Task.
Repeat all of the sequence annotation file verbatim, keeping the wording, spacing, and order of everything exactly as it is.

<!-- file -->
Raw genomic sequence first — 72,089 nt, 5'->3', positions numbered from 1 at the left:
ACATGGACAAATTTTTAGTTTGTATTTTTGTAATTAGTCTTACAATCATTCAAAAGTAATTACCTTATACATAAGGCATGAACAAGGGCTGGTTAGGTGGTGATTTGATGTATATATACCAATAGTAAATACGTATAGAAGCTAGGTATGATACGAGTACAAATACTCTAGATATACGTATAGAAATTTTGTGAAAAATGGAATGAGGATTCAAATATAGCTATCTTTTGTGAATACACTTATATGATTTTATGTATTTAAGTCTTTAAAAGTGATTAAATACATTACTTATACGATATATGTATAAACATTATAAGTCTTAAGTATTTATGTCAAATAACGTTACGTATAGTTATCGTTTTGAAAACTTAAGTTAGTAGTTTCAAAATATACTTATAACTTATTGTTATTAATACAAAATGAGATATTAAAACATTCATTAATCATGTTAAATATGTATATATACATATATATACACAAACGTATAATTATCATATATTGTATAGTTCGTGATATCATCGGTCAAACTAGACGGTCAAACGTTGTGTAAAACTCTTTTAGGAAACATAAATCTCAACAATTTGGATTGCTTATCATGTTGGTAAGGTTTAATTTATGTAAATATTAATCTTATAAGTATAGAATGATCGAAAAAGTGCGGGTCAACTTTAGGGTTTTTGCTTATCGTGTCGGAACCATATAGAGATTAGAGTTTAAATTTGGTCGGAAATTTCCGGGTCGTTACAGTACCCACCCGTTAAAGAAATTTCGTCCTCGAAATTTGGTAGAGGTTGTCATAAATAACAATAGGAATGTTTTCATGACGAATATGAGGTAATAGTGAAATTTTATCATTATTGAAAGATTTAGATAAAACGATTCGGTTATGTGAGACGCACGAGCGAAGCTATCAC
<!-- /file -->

Raw genomic sequence first — 72,089 nt, 5'->3', positions numbered from 1 at the left:
ACATGGACAAATTTTTAGTTTGTATTTTTGTAATTAGTCTTACAATCATTCAAAAGTAATTACCTTATACATAAGGCATGAACAAGGGCTGGTTAGGTGGTGATTTGATGTATATATACCAATAGTAAATACGTATAGAAGCTAGGTATGATACGAGTACAAATACTCTAGATATACGTATAGAAATTTTGTGAAAAATGGAATGAGGATTCAAATATAGCTATCTTTTGTGAATACACTTATATGATTTTATGTATTTAAGTCTTTAAAAGTGATTAAATACATTACTTATACGATATATGTATAAACATTATAAGTCTTAAGTATTTATGTCAAATAACGTTACGTATAGTTATCGTTTTGAAAACTTAAGTTAGTAGTTTCAAAATATACTTATAACTTATTGTTATTAATACAAAATGAGATATTAAAACATTCATTAATCATGTTAAATATGTATATATACATATATATACACAAACGTATAATTATCATATATTGTATAGTTCGTGATATCATCGGTCAAACTAGACGGTCAAACGTTGTGTAAAACTCTTTTAGGAAACATAAATCTCAACAATTTGGATTGCTTATCATGTTGGTAAGGTTTAATTTATGTAAATATTAATCTTATAAGTATAGAATGATCGAAAAAGTGCGGGTCAACTTTAGGGTTTTTGCTTATCGTGTCGGAACCATATAGAGATTAGAGTTTAAATTTGGTCGGAAATTTCCGGGTCGTTACAGTACCCACCCGTTAAAGAAATTTCGTCCTCGAAATTTGGTAGAGGTTGTCATAAATAACAATAGGAATGTTTTCATGACGAATATGAGGTAATAGTGAAATTTTATCATTATTGAAAGATTTAGATAAAACGATTCGGTTATGTGAGACGCACGAGCGAAGCTATCAC